DeOxit is popular among vintage home audio collectors, however I'd guess that a pot in a car audio amp is not quite vintage enough to have exposed wipers. I'd replace it, personally.

A desoldering pump/wick is highly recommended.

u/Highfro · 2 pointsr/Gameboy

Prolly just some solder wick https://www.amazon.com/dp/B003E48ERU/

Other then that everything else isn't really necessary

It's nice to work under LED lights

u/toybuilder · 1 pointr/electronics

Get flux or a wick with flux. Keep your tip clean - don't let old solder hang on.

u/zardvark · 1 pointr/MechanicalKeyboards

^ This

Use flux liberally - get it in a pen, or a syringe dispenser.

Most solder suckers are junk. Spend a couple of extra dollars and get one of the Edsyn Soldapult models.

Personally, I've had good luck with desoldering wick. Try something like this:

http://www.amazon.com/MG-Chemicals-Series-Braid-Length/dp/B008O9VX6O?ie=UTF8&keywords=mg%20chemicals%20wick&qid=1459221499&ref_=sr_1_9&sr=8-9

40W should be fine for switches, unless there is something wrong with your iron/tip. Don't try to get/keep both leads hot simultaneously. The solder needs to be removed.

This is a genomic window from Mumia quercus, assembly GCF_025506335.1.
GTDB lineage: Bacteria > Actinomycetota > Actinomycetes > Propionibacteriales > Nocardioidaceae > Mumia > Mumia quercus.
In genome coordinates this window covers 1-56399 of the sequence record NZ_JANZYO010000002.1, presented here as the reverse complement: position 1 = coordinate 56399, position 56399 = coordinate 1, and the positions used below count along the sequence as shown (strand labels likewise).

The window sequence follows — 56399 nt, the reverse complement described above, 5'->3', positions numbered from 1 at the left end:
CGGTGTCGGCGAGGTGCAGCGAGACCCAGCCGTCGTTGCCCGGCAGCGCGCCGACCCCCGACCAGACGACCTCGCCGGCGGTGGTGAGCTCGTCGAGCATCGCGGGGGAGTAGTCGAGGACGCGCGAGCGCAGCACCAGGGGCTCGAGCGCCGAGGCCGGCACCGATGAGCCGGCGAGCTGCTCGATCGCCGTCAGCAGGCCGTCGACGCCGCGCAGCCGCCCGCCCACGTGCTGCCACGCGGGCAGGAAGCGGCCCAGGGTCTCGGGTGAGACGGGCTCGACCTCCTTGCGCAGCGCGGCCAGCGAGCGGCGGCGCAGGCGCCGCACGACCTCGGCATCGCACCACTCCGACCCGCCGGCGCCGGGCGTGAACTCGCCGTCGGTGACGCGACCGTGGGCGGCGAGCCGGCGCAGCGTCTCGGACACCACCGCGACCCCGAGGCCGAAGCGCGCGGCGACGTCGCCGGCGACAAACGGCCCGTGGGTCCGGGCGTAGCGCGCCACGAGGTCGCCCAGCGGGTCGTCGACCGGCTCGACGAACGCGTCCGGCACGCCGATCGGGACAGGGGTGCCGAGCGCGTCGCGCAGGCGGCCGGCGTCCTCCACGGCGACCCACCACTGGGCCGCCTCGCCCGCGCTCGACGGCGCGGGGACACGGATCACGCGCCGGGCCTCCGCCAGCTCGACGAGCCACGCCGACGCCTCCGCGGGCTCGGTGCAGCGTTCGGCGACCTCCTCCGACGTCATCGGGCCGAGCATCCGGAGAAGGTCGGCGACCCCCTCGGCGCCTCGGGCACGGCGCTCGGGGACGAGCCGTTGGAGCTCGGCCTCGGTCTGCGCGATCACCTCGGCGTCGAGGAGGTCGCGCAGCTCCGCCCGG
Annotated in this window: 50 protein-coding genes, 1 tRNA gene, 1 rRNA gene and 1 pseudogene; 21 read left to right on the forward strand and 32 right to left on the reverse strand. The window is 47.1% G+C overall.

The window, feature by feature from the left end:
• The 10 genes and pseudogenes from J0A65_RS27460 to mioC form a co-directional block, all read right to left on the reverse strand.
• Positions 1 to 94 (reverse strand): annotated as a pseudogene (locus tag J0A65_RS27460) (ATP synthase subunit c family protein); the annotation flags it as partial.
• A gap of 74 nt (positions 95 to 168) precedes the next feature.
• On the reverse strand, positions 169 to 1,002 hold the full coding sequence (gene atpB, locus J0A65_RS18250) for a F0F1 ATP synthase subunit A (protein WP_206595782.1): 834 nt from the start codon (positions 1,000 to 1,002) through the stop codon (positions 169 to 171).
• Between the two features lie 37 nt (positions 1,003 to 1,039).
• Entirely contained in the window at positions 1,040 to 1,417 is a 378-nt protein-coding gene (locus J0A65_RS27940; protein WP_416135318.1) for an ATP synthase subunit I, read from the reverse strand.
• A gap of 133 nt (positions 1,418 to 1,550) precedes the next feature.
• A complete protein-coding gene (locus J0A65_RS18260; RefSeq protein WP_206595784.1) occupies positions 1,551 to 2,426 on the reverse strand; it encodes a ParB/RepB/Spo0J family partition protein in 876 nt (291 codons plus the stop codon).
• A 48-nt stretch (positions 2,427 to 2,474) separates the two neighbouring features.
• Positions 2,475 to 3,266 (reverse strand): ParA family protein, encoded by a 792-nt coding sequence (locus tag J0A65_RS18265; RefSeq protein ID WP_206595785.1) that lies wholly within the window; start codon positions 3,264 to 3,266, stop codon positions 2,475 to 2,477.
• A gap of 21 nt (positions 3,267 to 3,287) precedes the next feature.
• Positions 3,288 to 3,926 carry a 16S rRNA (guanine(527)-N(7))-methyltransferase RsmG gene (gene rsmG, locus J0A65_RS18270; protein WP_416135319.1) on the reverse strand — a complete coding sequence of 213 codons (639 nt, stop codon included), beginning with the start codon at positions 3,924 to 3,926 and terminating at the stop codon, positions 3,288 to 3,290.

u/LinuxMercedes · 4 pointsr/Welding

Get yourself some desoldering braid, like this, or drop big bucks on a desoldering station. The braid is alright but can require a lot of patience and it needs a big, hot soldering iron.

FWIW, you're conflating soldering and welding. Welding fuses the parent metals and the filler metal together, whereas soldering simply bonds the filler metal around the parent metals.

u/derglow · 6 pointsr/AskElectronics

I use the cheapest solder wick I could find on Amazon (like $1.50). The trick is to soak it in flux (which I also got off Amazon).

Edit: The wick I use and the flux.

u/SunBakedMike · 3 pointsr/MechanicalKeyboards

Unless you're going to do a lot of desoldering then just get a copper wick.

u/Avolate · 1 pointr/Multicopter

Maybe the tip of your iron is Oxidized. If you dont have a properly tinned tip it will have trouble transferring the heat.